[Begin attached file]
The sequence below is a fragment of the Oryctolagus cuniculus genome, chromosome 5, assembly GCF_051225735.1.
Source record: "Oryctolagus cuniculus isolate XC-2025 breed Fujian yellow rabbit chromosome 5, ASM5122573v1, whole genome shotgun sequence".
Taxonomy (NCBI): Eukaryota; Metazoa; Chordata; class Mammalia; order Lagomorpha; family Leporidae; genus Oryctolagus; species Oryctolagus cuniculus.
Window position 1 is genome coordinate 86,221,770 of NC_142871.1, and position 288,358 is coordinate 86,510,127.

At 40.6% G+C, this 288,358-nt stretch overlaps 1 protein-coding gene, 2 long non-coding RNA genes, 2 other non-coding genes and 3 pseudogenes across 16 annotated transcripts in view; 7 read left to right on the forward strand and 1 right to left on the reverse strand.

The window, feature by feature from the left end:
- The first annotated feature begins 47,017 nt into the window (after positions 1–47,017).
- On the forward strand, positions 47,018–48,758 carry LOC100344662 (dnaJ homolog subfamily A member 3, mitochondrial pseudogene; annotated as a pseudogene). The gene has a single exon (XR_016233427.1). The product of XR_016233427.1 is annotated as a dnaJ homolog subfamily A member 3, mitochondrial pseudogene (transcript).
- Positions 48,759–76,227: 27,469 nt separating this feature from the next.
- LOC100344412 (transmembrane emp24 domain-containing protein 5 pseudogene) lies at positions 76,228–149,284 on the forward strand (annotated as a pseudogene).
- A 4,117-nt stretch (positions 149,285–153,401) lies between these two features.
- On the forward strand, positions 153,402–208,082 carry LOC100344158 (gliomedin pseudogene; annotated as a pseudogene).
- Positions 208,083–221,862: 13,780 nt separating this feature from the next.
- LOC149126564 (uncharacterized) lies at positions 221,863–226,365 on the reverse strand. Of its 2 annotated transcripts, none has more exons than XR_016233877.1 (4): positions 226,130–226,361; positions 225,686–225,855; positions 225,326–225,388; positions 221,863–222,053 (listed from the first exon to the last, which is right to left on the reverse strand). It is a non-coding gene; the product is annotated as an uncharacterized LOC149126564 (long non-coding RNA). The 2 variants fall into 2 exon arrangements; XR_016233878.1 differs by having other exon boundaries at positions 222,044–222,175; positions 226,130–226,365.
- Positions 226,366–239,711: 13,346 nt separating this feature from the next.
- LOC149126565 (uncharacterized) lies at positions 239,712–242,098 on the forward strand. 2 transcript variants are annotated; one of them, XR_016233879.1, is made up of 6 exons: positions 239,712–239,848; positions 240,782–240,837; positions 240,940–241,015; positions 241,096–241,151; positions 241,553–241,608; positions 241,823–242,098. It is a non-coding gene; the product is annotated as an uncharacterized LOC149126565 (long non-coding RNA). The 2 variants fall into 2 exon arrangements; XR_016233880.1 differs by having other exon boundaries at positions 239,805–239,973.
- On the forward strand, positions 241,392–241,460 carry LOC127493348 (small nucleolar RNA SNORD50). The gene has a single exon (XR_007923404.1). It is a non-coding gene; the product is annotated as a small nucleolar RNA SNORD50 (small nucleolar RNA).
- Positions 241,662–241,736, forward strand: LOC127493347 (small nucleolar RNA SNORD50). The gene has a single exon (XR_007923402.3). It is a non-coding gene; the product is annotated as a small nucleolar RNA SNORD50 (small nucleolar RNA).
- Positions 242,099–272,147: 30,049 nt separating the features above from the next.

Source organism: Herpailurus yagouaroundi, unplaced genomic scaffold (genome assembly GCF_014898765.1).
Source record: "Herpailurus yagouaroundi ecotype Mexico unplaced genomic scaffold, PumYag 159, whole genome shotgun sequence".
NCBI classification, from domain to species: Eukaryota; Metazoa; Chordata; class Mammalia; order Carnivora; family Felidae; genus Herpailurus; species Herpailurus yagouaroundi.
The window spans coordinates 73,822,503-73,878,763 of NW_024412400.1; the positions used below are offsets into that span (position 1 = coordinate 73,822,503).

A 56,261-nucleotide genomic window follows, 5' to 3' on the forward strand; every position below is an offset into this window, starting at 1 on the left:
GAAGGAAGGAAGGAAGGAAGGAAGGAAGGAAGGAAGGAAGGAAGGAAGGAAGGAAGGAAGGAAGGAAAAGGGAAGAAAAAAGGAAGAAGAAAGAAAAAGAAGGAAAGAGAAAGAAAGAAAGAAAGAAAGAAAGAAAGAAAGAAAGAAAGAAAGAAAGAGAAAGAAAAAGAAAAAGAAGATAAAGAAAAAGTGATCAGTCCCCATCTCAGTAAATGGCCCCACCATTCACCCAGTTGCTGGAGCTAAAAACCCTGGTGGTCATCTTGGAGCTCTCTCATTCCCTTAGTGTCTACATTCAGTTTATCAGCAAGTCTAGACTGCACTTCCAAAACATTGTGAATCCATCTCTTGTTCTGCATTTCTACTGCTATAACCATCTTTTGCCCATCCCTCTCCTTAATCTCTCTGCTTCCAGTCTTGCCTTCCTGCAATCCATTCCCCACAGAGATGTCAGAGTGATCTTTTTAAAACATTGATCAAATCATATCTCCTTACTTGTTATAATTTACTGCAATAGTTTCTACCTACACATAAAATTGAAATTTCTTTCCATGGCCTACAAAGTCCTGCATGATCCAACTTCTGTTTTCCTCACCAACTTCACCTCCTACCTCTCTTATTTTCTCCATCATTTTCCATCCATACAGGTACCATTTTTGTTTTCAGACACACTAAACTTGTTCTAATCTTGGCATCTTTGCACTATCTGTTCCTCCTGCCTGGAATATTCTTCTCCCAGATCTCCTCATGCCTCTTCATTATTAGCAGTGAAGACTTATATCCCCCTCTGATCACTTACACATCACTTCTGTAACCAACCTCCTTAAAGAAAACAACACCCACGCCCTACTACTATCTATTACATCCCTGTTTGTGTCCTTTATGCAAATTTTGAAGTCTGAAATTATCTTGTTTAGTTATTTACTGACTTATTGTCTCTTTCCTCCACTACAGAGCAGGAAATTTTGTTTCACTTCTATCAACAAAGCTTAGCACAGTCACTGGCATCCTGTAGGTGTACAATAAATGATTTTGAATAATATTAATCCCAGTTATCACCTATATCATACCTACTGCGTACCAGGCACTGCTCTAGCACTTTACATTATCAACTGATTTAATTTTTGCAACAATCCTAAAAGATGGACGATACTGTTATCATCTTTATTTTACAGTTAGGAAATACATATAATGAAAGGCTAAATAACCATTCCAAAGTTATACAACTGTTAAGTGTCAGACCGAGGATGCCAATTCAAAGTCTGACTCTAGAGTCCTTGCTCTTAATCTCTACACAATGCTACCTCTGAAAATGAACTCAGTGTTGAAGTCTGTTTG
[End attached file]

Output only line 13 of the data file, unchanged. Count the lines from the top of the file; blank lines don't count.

- Positions 208,083–221,862: 13,780 nt separating this feature from the next.